In what is believed to be a world first discovery, University of Otago researchers have found wheat gluten causes brain inflammation in mice.
The research, led by Associate Professor Alex Tups, and published in the Journal of Neuroendocrinology, may be of importance for human physiology.
“Mice are an excellent model to study human physiology. They have a very similar circulatory, reproductive, digestive, hormonal and nervous system.
“So, it is quite possible that the same inflammation we found in mice could happen in humans.”
The study investigated whether a standard diet, referred to as low fat diet (LFD), enriched with 4.5 per cent gluten (matching human average daily consumption), or a high fat diet (HFD), enriched with 4.5 per cent gluten, alters body weight, metabolic markers or central inflammation in male mice.
“Gluten, which is found in cereals such as wheat, rye and barley, makes up a major dietary component in most western nations.
“While previous studies have shown gluten promotes body mass gain and inflammation in mice in the enteric nervous system and gastrointestinal tract, we investigated the impact of gluten on the brain.”
While somewhat expectedly, the study confirmed a “moderate obesogenic effect of gluten when fed to mice exposed to a high fat diet, for the first time we can report gluten-induced hypothalamic (brain) inflammation”, Associate Professor Tups says.
“The brain has two types of immune cells similar to macrophages in the blood. These are called astrocytes and microglia. We found that gluten as well as HFD increases the number of those immune cells. The effect of gluten added to normal diet increased the cell number to the same extent as if mice were fed an HFD. When gluten was added to the HFD, the cell number went up even further.”
The hypothalamic region of the brain is vital for coordinating basic metabolic functions like body weight regulation and blood sugar regulation.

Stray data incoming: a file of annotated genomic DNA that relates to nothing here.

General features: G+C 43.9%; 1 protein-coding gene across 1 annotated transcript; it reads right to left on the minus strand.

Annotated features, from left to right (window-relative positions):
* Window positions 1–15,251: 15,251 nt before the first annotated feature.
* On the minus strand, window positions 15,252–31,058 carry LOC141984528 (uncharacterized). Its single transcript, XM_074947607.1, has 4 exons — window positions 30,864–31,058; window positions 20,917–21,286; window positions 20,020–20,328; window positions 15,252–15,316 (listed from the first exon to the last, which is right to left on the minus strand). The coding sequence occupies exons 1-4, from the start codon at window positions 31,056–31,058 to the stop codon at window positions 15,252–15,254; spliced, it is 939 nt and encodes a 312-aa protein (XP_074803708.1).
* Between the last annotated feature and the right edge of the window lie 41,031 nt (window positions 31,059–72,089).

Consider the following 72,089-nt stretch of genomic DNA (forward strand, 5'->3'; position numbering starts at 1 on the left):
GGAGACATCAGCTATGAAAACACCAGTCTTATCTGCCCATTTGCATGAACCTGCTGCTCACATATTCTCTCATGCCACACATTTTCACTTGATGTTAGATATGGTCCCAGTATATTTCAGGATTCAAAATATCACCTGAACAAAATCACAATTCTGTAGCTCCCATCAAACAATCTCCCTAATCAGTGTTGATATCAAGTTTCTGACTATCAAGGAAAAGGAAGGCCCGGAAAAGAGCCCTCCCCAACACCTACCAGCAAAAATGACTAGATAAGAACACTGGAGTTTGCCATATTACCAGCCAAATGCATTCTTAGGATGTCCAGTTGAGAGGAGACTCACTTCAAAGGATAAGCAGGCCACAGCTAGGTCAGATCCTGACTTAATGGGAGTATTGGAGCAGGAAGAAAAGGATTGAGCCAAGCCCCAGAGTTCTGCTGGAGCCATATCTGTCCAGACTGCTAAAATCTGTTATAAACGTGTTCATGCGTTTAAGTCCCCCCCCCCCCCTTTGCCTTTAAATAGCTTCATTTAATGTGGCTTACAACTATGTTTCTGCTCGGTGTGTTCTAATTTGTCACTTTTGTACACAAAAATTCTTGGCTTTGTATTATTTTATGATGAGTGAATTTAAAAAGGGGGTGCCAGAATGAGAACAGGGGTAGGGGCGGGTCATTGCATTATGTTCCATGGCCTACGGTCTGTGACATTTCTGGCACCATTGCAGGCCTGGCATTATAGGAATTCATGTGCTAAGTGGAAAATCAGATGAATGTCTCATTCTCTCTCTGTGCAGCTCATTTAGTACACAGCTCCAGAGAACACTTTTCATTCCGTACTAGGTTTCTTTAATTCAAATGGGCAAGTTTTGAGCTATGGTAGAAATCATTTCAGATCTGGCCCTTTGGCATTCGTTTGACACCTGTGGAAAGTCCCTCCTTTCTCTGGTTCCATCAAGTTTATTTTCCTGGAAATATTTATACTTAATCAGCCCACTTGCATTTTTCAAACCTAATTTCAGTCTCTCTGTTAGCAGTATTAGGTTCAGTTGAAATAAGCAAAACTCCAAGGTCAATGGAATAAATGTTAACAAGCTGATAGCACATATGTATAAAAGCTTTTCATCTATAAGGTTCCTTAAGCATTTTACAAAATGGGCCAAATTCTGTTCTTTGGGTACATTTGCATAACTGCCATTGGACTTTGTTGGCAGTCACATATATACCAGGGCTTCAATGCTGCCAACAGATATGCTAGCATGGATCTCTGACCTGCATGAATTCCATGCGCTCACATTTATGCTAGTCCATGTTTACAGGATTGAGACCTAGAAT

“If gluten led to hypothalamic inflammation in humans and therefore brain damage, it can be bad in the long run, such as increase in body weight and impaired blood sugar regulation. If these effects became persistent they might exacerbate the risk of e.g. impaired memory function which is linked to disturbed blood sugar regulation.
Why this is happening is not known, he says.
“This is entirely new and so we don't know yet why it is the case.
“It could be that digestion resistant components of wheat of gluten can lead to an immune response as seen in celiac patients that then manifests in the brain. These are early days and we need future studies to confirm whether this has implications for celiac or gluten sensitive people.”
However, Associate Professor Tups says the finding does not mean people should suddenly stop eating gluten.
“We are not saying that gluten is bad for everyone. For gluten tolerant people to go entirely gluten free may have health implications that may outweigh potential benefits. Often people don’t consume wholefoods and highly processed gluten free products are often low in fibre and high in sugar.
“We are saying that future studies need to reveal whether our findings in mice are translatable to humans and whether gluten-induced astro- and microgliosis may also develop in gluten sensitive individuals.”
Dietary wheat gluten induces astro- and microgliosis in the hypothalamus of male mice
Mohammed Z. Rizwan, Romy Kerbus, Kaj Kamstra, Pramuk Keerthisinghe, Alexander Tups
Journal of Neuroendocrinology
For more information, contact:
Associate Professor Alexander Tups
Centre for Neuroendocrinology
Department of Physiology, School of Biomedical Sciences
University of Otago